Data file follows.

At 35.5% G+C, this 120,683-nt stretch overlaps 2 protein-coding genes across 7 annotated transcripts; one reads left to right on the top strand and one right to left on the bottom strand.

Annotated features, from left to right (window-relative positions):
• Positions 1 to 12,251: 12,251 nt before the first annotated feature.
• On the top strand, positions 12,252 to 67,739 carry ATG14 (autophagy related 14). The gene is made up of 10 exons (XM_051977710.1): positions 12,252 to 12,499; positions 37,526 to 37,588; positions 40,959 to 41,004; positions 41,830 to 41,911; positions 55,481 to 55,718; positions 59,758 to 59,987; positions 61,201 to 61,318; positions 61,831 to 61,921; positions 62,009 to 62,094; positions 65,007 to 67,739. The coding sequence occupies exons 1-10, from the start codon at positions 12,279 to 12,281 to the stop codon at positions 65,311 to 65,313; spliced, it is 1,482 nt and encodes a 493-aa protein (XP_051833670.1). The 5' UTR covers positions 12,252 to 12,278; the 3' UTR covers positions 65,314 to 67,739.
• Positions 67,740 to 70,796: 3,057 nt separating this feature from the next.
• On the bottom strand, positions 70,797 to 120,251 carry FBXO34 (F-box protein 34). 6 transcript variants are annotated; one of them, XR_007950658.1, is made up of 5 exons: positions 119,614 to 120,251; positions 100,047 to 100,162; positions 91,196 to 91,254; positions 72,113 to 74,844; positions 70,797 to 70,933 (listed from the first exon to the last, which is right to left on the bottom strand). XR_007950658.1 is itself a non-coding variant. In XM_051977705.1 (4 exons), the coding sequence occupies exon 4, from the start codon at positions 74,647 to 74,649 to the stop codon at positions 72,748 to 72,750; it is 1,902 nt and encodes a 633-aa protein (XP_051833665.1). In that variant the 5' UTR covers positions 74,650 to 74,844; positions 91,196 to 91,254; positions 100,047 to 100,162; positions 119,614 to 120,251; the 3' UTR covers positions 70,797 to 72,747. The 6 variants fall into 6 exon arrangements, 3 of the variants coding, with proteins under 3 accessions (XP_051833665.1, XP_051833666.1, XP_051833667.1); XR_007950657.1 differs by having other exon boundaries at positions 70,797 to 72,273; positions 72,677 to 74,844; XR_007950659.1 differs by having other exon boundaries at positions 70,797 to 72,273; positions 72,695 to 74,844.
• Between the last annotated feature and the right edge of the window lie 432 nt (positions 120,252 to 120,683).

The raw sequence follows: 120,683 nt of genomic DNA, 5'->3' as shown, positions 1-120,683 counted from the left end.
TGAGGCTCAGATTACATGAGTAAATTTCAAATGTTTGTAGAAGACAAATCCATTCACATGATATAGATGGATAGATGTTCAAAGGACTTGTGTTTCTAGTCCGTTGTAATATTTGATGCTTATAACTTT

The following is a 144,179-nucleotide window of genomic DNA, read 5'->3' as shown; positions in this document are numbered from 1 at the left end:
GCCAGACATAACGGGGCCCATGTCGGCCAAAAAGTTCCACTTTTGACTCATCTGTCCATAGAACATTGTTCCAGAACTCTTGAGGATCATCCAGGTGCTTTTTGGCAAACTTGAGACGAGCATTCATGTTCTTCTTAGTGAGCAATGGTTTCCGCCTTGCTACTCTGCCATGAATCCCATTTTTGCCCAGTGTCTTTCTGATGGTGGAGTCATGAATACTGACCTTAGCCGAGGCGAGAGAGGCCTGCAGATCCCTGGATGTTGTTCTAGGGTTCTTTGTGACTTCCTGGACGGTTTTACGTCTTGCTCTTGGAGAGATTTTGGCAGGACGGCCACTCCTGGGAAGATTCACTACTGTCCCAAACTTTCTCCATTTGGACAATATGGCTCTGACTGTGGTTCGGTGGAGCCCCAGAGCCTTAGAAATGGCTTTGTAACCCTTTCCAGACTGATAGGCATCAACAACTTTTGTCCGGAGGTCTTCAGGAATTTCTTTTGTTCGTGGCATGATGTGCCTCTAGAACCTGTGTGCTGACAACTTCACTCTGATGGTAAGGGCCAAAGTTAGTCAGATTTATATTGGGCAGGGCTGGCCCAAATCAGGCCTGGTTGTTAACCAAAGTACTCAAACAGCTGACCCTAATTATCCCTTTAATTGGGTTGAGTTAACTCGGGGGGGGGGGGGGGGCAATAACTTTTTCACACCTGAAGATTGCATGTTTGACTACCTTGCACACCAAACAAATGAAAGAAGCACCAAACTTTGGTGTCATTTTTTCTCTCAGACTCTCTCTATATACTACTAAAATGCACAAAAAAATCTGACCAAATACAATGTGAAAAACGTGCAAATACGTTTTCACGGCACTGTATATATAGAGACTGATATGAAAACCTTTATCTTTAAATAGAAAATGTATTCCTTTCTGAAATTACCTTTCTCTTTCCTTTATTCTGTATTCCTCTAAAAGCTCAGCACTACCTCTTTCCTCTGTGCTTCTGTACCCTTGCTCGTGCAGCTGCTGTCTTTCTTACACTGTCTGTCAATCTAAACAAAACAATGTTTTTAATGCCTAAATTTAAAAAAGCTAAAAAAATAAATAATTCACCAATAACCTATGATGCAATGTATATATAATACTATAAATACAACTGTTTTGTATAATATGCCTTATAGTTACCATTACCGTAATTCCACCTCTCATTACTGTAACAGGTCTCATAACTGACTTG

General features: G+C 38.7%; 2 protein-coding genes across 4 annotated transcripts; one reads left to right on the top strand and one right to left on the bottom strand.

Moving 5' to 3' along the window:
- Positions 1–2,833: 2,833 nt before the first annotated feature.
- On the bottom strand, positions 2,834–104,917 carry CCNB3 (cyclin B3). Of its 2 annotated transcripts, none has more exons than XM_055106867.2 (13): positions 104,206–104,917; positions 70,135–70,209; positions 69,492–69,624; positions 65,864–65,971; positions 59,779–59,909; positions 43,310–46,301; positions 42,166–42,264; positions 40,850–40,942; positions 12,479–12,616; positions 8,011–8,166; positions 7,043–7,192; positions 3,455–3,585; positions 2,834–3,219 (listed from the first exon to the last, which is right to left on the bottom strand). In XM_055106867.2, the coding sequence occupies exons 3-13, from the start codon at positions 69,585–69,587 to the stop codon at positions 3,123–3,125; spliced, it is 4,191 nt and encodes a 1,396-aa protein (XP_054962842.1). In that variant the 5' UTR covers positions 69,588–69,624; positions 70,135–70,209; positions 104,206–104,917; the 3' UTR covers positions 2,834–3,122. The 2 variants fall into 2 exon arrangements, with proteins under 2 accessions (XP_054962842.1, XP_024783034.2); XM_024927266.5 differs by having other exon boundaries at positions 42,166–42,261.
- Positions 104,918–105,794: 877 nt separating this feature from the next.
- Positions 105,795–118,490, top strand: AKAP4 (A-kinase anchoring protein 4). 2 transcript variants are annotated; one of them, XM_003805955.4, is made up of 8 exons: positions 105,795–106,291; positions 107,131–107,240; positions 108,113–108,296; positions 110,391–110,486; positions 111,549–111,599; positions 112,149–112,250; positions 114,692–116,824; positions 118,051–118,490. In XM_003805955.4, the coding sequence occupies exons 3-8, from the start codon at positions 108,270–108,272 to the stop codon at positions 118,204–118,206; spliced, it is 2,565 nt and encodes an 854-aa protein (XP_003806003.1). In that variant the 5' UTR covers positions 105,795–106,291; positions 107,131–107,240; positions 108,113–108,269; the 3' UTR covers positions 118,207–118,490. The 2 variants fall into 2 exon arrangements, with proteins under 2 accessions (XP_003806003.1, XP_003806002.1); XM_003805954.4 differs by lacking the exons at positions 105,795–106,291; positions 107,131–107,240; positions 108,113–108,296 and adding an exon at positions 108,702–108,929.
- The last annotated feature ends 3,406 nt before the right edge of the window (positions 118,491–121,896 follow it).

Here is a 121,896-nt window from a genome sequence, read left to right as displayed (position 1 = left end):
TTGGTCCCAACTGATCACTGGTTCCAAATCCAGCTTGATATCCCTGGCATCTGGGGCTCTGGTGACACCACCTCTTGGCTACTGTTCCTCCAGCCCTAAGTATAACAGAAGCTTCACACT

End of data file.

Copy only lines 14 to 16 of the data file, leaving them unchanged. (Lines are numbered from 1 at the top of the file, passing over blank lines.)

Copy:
- Positions 1–2,833: 2,833 nt before the first annotated feature.
- On the bottom strand, positions 2,834–104,917 carry CCNB3 (cyclin B3). Of its 2 annotated transcripts, none has more exons than XM_055106867.2 (13): positions 104,206–104,917; positions 70,135–70,209; positions 69,492–69,624; positions 65,864–65,971; positions 59,779–59,909; positions 43,310–46,301; positions 42,166–42,264; positions 40,850–40,942; positions 12,479–12,616; positions 8,011–8,166; positions 7,043–7,192; positions 3,455–3,585; positions 2,834–3,219 (listed from the first exon to the last, which is right to left on the bottom strand). In XM_055106867.2, the coding sequence occupies exons 3-13, from the start codon at positions 69,585–69,587 to the stop codon at positions 3,123–3,125; spliced, it is 4,191 nt and encodes a 1,396-aa protein (XP_054962842.1). In that variant the 5' UTR covers positions 69,588–69,624; positions 70,135–70,209; positions 104,206–104,917; the 3' UTR covers positions 2,834–3,122. The 2 variants fall into 2 exon arrangements, with proteins under 2 accessions (XP_054962842.1, XP_024783034.2); XM_024927266.5 differs by having other exon boundaries at positions 42,166–42,261.
- Positions 104,918–105,794: 877 nt separating this feature from the next.